This morning in the Mass there was [the Scripture reading about] the healing of Naaman the Syrian and it said that Naaman wanted to give gifts after he had been healed. But he refused… but the prophet Elisha refused them. And the Bible continues: the prophet Elisha’s assistant, when they had left, settled the prophet well and running he followed Naaman and asked for gifts for him. And God said, “the leprosy that Naaman had will cling to you.” I am afraid that we, men and women of the Church, especially we priests, do not have this gratuitous closeness to the people of God which is what saves us.
And to be like Naaman’s servant, to help, but then going back [for the gifts.] I am afraid of that leprosy. And the only one who saves us from the leprosy of greed, of pride, is the holy people of God, like what God spoke about with David, “I have taken you out of the flock, do not forget the flock.” That of which Paul spoke to Timothy: “Remember your mother and grandmother who nursed you in the faith.” Do not lose your belonging to the people of God to become a privileged caste of consecrated, clerics, anything.
This is why contact with the people saves us, helps us. We give the Eucharist, preaching, our function to the people of God, but they give us belonging. Let us not forget this belonging to the people of God. Then begin again like this.
I met in Iraq, in Qaraqosh… I did not imagine the ruins of Mosul, I did not imagine. Really. Yes, I may have seen things, I may have read the book, but this touches, it is touching.
What touched me the most was the testimony of a mother in Qaraqosh. A priest who truly knows poverty, service, penance; and a woman who lost her son in the first bombings by ISIS gave her testimony. She said one word: forgiveness. I was moved. A mother who says: I forgive, I ask forgiveness for them.
I was reminded of my trip to Colombia, of that meeting in Villavicencio where so many people, women above all, mothers and brides, spoke about their experience of the murder of their children and husbands. They said, “I forgive, I forgive.” But this word we have lost. We know how to insult big time. We know how to condemn in a big way. Me first, we know it well. But to forgive, to forgive one’s enemies. This is the pure Gospel. This is what touched me the most in Qaraqosh.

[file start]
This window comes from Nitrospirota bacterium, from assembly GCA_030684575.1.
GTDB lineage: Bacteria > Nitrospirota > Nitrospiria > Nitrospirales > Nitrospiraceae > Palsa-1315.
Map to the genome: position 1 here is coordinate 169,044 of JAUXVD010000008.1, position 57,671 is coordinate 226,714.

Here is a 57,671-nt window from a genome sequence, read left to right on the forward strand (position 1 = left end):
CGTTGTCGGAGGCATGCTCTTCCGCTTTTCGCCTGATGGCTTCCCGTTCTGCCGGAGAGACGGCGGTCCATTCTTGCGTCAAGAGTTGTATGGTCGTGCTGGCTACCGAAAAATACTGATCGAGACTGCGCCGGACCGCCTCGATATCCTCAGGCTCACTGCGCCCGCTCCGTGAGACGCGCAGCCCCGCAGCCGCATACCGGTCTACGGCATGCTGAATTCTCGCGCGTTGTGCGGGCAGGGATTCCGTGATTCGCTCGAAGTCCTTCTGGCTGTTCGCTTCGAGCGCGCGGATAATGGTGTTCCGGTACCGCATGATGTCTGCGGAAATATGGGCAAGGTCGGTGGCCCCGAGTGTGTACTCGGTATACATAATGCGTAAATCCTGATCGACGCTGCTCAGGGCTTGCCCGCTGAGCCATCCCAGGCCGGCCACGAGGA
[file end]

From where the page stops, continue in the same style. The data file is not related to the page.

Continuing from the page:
Matteo Bruni: There are other questions if you want. Otherwise we can…
Pope Francis: How long has it been?
Bruni: Almost an hour.
Pope Francis: We have been talking for almost an hour. I don’t know, I would continue, [joking] but the car… [is waiting for me.] Let’s do, how do you say, the last one before celebrating the birthday.
Matteo Bruni: The last is by Catherine Marciano from the French press, from the Agence France-Presse.
Catherine Marciano (AFP): Your Holiness, I wanted to know what you felt in the helicopter seeing the destroyed city of Mosul and praying on the ruins of a church. Since it is Women’s Day, I would like to ask a little question about women… You have supported the women in Qaraqosh with very nice words, but what do you think about the fact that a Muslim woman in love cannot marry a Christian without being discarded by her family or even worse. But the first question was about Mosul. Thank you, Your Holiness.
Pope Francis: I said what I felt in Mosul a little bit en passant. When I stopped in front of the destroyed church, I had no words, I had no words… beyond belief, beyond belief. Not just the church, even the other destroyed churches. Even a destroyed mosque, you can see that [the perpetrators] did not agree with the people. Not to believe our human cruelty, no. At this moment I do not want to say the word, “it begins again,” but let’s look at Africa. With our experience of Mosul, and these people who destroy everything, enmity is created and the so-called Islamic State begins to act. This is a bad thing, very bad, and before moving on to the other question — A question that came to my mind in the church was this: “But who sells weapons to these destroyers? Because they do not make weapons at home. Yes, they will make some bombs, but who sells the weapons, who is responsible? I would at least ask that those who sell the weapons have the sincerity to say: we sell weapons. They don’t say it. It’s ugly.